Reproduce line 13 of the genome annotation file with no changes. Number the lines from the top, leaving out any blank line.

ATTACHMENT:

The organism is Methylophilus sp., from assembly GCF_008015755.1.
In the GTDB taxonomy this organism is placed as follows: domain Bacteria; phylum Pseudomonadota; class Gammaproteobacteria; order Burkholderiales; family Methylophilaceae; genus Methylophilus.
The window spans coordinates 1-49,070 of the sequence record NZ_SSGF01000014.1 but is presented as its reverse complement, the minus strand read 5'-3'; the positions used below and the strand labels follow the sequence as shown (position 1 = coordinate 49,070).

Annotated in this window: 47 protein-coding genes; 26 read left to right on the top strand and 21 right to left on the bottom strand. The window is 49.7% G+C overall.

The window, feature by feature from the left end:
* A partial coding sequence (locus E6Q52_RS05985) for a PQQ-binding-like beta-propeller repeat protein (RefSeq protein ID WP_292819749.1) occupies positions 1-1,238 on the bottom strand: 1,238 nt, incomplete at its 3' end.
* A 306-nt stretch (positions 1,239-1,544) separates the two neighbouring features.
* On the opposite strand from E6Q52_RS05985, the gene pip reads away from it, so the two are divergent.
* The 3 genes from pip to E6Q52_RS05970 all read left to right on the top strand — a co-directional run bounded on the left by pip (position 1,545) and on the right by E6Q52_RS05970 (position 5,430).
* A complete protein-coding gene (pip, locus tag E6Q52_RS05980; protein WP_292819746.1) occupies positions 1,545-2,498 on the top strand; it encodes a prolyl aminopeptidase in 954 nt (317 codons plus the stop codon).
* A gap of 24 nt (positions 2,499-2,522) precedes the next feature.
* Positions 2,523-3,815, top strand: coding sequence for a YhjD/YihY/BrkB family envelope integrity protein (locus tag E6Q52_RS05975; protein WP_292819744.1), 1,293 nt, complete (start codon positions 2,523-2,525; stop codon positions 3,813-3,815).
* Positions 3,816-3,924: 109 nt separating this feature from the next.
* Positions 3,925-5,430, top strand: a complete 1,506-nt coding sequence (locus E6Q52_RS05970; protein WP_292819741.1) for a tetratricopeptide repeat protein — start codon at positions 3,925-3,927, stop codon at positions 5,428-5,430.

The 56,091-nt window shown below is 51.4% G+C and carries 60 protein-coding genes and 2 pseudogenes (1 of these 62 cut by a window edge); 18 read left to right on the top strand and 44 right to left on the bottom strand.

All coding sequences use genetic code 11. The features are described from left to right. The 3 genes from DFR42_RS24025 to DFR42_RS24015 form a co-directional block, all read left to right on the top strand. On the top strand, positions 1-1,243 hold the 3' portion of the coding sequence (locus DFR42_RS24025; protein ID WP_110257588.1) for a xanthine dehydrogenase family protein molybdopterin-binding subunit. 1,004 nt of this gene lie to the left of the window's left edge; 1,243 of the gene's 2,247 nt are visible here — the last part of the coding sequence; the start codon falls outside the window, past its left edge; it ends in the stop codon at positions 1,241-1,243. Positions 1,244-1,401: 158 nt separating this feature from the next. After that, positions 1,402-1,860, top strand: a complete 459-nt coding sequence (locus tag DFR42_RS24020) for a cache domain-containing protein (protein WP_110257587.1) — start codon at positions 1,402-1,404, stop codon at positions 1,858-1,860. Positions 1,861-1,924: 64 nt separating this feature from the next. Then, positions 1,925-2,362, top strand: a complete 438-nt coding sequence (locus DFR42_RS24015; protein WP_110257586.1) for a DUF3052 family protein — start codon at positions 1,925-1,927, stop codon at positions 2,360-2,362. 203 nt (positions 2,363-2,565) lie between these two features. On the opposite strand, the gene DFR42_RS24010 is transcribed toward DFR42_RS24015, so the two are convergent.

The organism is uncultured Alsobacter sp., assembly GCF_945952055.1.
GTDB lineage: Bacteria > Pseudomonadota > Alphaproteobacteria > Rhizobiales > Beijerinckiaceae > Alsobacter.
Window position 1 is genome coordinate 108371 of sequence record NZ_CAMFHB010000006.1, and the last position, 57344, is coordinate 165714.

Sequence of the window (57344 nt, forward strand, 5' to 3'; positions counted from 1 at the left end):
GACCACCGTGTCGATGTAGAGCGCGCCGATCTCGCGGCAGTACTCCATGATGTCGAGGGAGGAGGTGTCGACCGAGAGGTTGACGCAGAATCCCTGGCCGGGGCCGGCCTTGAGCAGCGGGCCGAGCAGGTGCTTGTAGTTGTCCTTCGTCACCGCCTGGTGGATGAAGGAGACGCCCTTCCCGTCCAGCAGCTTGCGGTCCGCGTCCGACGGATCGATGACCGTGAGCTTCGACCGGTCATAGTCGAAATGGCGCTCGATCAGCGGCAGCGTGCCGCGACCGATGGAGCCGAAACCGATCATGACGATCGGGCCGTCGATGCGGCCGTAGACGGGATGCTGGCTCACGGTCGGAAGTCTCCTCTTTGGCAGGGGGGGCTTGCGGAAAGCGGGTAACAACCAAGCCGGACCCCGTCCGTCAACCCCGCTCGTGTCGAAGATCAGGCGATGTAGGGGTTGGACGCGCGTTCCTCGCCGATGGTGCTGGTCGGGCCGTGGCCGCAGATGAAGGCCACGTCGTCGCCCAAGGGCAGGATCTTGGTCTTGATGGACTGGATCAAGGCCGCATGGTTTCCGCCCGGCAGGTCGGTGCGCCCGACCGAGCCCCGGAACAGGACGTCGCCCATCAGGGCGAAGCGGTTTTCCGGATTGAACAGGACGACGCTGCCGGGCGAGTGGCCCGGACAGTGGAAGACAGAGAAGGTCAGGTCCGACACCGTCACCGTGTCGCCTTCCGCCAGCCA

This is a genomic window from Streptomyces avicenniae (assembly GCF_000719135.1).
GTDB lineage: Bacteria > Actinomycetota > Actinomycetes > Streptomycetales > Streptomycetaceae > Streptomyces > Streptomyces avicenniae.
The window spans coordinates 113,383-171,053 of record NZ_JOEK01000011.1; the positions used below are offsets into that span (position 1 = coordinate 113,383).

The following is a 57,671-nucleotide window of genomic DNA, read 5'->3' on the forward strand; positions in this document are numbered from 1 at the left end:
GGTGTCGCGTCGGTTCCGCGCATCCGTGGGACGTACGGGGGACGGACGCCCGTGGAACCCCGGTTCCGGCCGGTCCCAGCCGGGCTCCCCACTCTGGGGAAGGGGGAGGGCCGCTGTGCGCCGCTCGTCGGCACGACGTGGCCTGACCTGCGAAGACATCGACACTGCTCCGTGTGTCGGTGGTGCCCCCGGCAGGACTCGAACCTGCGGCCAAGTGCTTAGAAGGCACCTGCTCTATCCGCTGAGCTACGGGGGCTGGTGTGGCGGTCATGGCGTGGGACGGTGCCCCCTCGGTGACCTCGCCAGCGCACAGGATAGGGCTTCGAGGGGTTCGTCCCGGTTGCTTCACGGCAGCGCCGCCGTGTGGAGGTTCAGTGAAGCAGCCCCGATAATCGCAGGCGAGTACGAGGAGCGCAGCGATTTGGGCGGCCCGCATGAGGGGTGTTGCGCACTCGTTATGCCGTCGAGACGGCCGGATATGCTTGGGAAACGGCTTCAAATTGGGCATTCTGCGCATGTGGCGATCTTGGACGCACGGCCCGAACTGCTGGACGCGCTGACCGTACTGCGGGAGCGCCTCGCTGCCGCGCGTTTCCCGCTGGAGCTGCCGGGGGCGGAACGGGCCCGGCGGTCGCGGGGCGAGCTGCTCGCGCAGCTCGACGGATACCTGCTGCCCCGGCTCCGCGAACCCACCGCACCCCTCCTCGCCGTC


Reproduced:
* Positions 3,816-3,924: 109 nt separating this feature from the next.